Pakistan moves down in the rankings from 134th to 135th position due to a worsening in political empowerment and occupies the last spot in the Asia and Pacific region. The country performed among the worst in the world on the Economic Participation and Opportunity by securing the 135th position among 136 countries globally.
Islamabad, Pakistan – 26 October 2013 – Pakistan has shown poor performance on all indicators of the Global Gender Gap (GGG) Report, issued by the World Economic Forum (WEF). The world’s gender gaps narrowed slightly in 2013 on the back of definite if not universal improvements in economic equality and political participation between the sexes, according to the Global Gender Gap Report 2013, published today.
“Both within countries and between countries are two distinct tracks to economic gender equality, with education serving as the accelerator. For countries that provide this basic investment, women’s integration in the workforce is the next frontier of change. For those that haven’t invested in women’s education, addressing this obstacle is critical to women’s lives as well as the strength of economies,” said Saadia Zahidi, co-author of the Report and Head of the Women Leaders and Gender Parity Programme. The areas where Pakistan showed improvements are labour force participation (134 last year to 131 this year), estimated earned income (131 to 129 this year), enrollment in primary education (133 last year to 125 this year), enrollment in secondary education (126 in 2012 to 114 this year) and enrollment in tertiary education (105 last year to 95 this year).
Other countries however out-shined Pakistan’s gains by adopting pro-active approach for bridging the gender gap. The country shows no progress on improving it’s ranking on most of the indicators of the GGG index. This identifies lack of commitment from the policy makers both at public as well as private sector to include more women’s participation in economic, social and political spheres. Among areas where Pakistan lost its rankings are; wage equality for similar work 110 in 2012 to 113 in 2013.The level of gender parity among professional and technical workers was downgraded, losing 3 points for Pakistan, ranking at 108 among the 136 countries globally.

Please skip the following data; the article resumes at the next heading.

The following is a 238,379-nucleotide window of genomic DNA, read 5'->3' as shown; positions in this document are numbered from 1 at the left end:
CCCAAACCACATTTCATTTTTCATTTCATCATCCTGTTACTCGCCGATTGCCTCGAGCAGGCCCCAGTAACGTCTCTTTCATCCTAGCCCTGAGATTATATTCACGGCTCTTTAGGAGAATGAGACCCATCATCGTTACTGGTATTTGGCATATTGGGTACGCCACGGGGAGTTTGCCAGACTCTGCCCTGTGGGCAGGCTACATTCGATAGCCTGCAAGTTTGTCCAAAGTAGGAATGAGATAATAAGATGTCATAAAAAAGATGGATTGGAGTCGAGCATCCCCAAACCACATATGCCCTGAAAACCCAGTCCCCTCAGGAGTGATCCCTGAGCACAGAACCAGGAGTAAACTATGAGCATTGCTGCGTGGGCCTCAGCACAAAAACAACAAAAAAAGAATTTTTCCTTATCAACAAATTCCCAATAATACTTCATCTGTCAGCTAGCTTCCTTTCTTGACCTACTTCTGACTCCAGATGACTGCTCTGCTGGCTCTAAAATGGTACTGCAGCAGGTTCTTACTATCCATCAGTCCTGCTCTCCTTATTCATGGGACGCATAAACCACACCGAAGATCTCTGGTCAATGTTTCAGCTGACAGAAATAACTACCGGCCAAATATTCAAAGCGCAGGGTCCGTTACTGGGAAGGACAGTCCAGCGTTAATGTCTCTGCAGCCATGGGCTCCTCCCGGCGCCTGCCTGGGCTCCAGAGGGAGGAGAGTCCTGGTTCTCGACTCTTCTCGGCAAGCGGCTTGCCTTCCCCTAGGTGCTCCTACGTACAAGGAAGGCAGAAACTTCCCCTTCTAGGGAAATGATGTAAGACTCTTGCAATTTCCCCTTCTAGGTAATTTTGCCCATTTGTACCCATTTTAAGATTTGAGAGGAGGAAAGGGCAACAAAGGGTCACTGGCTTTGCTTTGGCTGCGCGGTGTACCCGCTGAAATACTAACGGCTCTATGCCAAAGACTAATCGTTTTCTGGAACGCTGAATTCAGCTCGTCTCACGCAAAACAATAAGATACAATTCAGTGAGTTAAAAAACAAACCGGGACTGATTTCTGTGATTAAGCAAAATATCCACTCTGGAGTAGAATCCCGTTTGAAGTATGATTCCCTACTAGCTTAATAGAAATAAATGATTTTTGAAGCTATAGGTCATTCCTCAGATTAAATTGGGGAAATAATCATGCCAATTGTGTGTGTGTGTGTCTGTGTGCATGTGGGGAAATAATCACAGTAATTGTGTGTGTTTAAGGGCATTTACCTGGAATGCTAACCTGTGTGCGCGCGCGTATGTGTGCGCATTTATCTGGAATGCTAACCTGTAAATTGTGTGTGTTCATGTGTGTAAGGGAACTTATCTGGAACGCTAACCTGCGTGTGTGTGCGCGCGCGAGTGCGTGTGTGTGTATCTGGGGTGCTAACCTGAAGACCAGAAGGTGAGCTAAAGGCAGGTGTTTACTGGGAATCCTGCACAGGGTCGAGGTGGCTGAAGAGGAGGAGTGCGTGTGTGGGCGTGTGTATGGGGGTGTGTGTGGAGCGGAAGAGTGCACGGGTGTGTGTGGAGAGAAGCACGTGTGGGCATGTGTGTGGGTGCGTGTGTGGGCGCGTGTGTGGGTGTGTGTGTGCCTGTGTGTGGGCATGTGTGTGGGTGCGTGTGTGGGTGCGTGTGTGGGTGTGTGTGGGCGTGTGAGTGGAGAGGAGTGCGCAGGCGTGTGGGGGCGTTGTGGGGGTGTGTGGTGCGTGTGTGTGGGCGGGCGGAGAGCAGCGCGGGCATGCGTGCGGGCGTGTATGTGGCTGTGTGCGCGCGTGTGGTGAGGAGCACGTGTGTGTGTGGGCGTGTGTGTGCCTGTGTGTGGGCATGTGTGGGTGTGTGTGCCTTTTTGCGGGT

Elsewhere, in 14th place Germany is the highest-placed individual G20 economy, although it falls one place from 2012. Next is South Africa (17th, down one), the United Kingdom (level on 18th) and Canada (up one to 20th). The United States comes 23rd, also down one place since 2012. After South Africa, the next highest BRICS nation is Russia (61st), followed by Brazil (62nd), China (69th) and India (101st). At the bottom of the ranking are Chad (134th), Pakistan (135th) and Yemen (136th).
At the global level, the Report finds that in 2013, 96% of the health and survival gender gap has now been closed. It is the only one of the four pillars that has widened since the Report was first compiled in 2006. In terms of education, the global gender gap stands at 93%, with 25 countries having closed their gaps completely.